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200 Nights and One Day

Excerpt from a review by Wendy Vardaman in Verse Wisconsin


"200 Nights tells the history of the struggle for a fair housing law in Milwaukee, and the 200 days of marching and demonstrating that in 1967 culminated in the law's passage. Detailing the efforts of the NAACP's Youth Council, Vel Phillips (the first African American and first woman elected to Milwaukee's Common Council), and Fr. James Groppi (advisor to the Youth Council and, later, Rozga's husband), the book opens with a chronology that maps, but doesn't restrict, the poetry, which is both personal and communal, and above all, purposeful."







Excerpt from the book cover review by Martha Vertreace-Doody


"As Margaret Rozga says in her opening poem, "History remembers the dream, forgets the nightmare."  These poems speak of Milwaukee activists, including her, who marched for months to bring about fair housing.  Each voice speaks with immediacy impossible to ignore.  I have my memories of the sixties—the meetings, the marches, the demonstrations—Chicago, Washington, DC.  These poems unearth Milwaukee's story, the story of so many cities in turmoil during that time.  Thanks to the poet-as-witness, the reader knows that these stories will not disappear."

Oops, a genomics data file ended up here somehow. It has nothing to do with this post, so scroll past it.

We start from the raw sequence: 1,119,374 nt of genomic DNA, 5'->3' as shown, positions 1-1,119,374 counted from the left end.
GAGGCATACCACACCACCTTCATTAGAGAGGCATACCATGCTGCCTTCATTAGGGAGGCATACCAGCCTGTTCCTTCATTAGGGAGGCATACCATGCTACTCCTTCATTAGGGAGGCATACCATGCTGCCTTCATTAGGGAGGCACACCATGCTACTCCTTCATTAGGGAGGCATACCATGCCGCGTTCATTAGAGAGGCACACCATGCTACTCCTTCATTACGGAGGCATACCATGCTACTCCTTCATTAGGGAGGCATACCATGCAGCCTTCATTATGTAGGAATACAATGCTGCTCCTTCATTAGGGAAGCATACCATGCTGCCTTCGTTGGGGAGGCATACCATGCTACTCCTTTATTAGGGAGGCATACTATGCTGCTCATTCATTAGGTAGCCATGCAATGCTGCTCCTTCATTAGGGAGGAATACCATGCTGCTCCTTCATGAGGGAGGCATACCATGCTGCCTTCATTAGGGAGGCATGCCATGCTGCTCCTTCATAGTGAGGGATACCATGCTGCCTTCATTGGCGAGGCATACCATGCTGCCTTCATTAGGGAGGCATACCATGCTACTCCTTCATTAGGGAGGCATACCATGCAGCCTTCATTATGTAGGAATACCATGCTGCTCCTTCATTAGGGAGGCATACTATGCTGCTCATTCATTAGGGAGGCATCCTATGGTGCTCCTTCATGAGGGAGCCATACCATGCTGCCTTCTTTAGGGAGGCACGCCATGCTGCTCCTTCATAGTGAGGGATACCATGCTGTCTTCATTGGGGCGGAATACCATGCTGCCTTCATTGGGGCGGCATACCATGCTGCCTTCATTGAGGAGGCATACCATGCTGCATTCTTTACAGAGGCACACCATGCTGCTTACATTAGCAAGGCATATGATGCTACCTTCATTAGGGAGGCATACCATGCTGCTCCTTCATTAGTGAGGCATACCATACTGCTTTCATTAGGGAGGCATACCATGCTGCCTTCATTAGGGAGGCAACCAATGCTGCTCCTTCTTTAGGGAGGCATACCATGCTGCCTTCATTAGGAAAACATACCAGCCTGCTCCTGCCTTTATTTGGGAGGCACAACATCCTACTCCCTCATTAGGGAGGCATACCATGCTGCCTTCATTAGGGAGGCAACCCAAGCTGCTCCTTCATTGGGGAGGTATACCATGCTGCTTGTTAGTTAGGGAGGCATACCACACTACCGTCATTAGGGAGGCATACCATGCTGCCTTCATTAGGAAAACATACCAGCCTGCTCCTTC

Sample poem from 200 Nights and One Day



Ronald and Norma Britton December 1966


It was a well-built brick house, but Norma,

Norma seemed uneasy.  She checked

and rechecked the ad, the address.

Okay. But I wonder why there's no for rent sign up here.


What worried her now? I survived Vietnam.

Our daughter is healthy, ten pounds already.  We have

Money for rent.  We'll be able to save for a down payment.

Doesn't look like any Negroes on the block.


Hey, it's winter.  Folks are inside.

We have laws now.  Martin Luther King. 

Norma, Norma, I fought for my country

Things have changed.